STEUBENVILLE - Working on the Beatty Park entrance landscape project has held a special kinship for Ben Bowers.
"My great-great-grandparents were the Floto brothers who had the stone contracting company in the late 1800s and early 1900s. They may have supplied some of the larger stones used for the bridges in the park. It is neat for me to be working in the same park so many years later," Bowers said as the employees of Bowers Landscaping dug out sod and prepared the ground for a row of boxwood hedges.
Bowers and his workers finished phase one of the Beatty Park entrance beautification project and are preparing for the next project.
BRINGING LIFE BACK TO THE PARK — Ben Bowers, owner of Bowers Landscaping, and his employees have finished phase one of the Beatty Park entrance beautification project. Preparing to plant boxwood hedges are, from left, Blair Schroyer, Bowers, David Anderson and Ryan Dugan. - Dave Gossett
"We planted four honey locust trees in the middle island area and have planted shrubs and flowers elsewhere at the entrance. And, we had several trees cut down that had grown over the years and were shielding the entrance and an old walking trail. It is much more open and inviting now," Bowers explained.
"The only maintenance needed will be watering the flowers, replacing mulch over time and weeding," added Bowers.
The efforts to return the entrance of the city's South End park to its original look started last year when local businessman Jody Glaub set up a Beatty Park fund through the Community Foundation of Jefferson County.
"I established the fund with $5,000 and invited anyone who had ever spent time in Beatty Park or wanted to donate to the beautification project to contribute to the fund. I added another $5,000 and will probably donate another $5,000 in the future," said Glaub.
"I am very pleased with the new look at the park entrance. It has been opened up again and now you can see the park entrance again. I know the chamber of commerce worked with volunteers to clean the trails in the park. And I hope the park entrance work will move more people to help restore this beautiful old park to its past glory," Glaub added.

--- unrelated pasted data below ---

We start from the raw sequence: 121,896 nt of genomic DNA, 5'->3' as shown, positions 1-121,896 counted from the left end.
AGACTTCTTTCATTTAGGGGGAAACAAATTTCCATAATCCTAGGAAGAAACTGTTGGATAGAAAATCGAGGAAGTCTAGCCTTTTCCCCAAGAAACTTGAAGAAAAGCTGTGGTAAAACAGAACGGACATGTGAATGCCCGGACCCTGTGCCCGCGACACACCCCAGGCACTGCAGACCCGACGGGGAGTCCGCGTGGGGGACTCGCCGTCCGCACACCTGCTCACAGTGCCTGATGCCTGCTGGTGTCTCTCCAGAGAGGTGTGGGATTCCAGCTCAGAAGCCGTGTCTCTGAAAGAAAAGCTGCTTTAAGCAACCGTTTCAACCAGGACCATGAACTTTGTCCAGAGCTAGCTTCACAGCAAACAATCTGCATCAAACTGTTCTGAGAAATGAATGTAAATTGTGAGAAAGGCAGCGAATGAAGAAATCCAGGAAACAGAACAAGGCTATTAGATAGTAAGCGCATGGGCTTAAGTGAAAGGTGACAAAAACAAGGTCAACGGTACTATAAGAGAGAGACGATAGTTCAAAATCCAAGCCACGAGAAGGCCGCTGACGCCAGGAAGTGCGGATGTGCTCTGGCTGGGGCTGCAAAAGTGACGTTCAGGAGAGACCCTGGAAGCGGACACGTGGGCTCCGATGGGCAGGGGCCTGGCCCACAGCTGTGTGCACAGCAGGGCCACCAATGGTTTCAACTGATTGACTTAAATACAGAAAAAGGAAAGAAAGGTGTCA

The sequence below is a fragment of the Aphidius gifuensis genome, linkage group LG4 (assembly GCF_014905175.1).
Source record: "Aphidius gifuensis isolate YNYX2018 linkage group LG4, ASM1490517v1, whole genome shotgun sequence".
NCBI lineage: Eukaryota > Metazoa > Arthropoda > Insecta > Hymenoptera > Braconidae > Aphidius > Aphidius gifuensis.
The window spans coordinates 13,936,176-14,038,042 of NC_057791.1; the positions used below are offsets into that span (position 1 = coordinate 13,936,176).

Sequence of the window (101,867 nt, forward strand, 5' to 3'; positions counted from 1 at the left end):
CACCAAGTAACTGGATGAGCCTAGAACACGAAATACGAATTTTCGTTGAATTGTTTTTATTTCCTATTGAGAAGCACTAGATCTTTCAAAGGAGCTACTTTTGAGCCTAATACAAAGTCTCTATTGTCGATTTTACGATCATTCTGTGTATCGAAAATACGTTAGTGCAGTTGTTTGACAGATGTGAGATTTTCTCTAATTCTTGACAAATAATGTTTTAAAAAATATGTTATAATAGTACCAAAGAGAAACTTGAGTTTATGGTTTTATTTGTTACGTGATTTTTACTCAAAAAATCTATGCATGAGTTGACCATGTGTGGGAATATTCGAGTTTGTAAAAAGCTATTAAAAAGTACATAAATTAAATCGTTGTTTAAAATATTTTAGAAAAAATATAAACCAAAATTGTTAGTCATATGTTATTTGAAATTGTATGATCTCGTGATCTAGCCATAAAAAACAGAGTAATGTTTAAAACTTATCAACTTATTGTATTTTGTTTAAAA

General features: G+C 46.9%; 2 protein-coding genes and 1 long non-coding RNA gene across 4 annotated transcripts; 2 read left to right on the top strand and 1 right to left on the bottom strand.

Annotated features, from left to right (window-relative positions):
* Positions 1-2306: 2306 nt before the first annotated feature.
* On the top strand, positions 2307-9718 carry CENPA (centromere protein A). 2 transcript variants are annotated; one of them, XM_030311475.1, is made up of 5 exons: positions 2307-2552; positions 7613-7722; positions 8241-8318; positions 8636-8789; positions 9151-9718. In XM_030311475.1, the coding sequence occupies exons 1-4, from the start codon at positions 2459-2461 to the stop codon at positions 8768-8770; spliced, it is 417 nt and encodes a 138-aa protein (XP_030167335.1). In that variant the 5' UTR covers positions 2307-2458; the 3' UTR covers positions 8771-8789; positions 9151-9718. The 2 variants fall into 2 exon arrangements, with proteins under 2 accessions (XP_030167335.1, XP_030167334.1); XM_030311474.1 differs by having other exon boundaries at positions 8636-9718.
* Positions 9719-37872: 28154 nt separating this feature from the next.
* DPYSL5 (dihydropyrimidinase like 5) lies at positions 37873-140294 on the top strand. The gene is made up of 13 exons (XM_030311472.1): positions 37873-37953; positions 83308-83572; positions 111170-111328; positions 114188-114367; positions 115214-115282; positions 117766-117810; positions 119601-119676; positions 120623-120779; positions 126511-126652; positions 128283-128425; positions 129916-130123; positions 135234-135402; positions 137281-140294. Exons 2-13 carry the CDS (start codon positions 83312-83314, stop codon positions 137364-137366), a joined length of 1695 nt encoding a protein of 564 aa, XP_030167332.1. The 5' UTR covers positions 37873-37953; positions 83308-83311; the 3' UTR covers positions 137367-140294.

"I spent time as a kid in the South End. My wife and I walk through Beatty Park and I think at one time or another everyone has enjoyed Beatty Park," said Glaub.
"Back in the early 1980s I worked with Stephen Spurlock to put on a concert in one of the natural amphitheaters back in the park. We had 300 people in attendance that day and it is an idea that we may be able to do again. It is a beautiful and relaxing park that is a gem in our city," noted Glaub.
"I would like to see the chain link fence surrounding the culvert near the park entrance replaced by the same type of black wrought iron fence that is at the park entrance," said Glaub.
Beatty Park didn't become an official city park until 1930. But the recreation area was actually started in 1874 when the Union Cemetery Association offered to sell 100 acres in the Wells Run area to the city.
The stone park entrance on Lincoln Avenue was the original entrance to the cemetery until the Market Street gate was built.
According to the Steubenville 1910 history, "this ravine has beautiful walks and drives and is free to the public without any expense to the city."
Several walking trails still exist in the park including the Robert "Jabby" Young walking trail that runs from the north end of the park to Pleasant Heights near Trinity Medical Center East.
In 1930, Union Cemetery sold 99 acres to the city and the park formally was named Beatty Park in honor of Dr. Charles Clinton Beatty of the cemetery association.
An Easter egg hunt was held that year with more than 2,500 people participating.
The first Beatty Park pool was built in the 1930s. That pool was closed in later years and a second pool was built on an adjacent lot.
"That's the pool David Anderson and Ryan Dugan used to visit.
"I came down here all the time to go swimming. It was a great park," noted Anderson as he and Dugan helped Bowers to position several small bushes.
The second pool at Beatty Park finally was closed after several repairs and the area was filled in. The only remaining sign a pool existed at the site is a concrete retaining wall.
"There is a lot of history at Beatty Park, and I am glad to see Jody Glaub leading the beautification efforts at the park entrance. I hope we see more organizations and civic groups come together to maintain the park in the future," stated 1st Ward Councilman DiLoreto.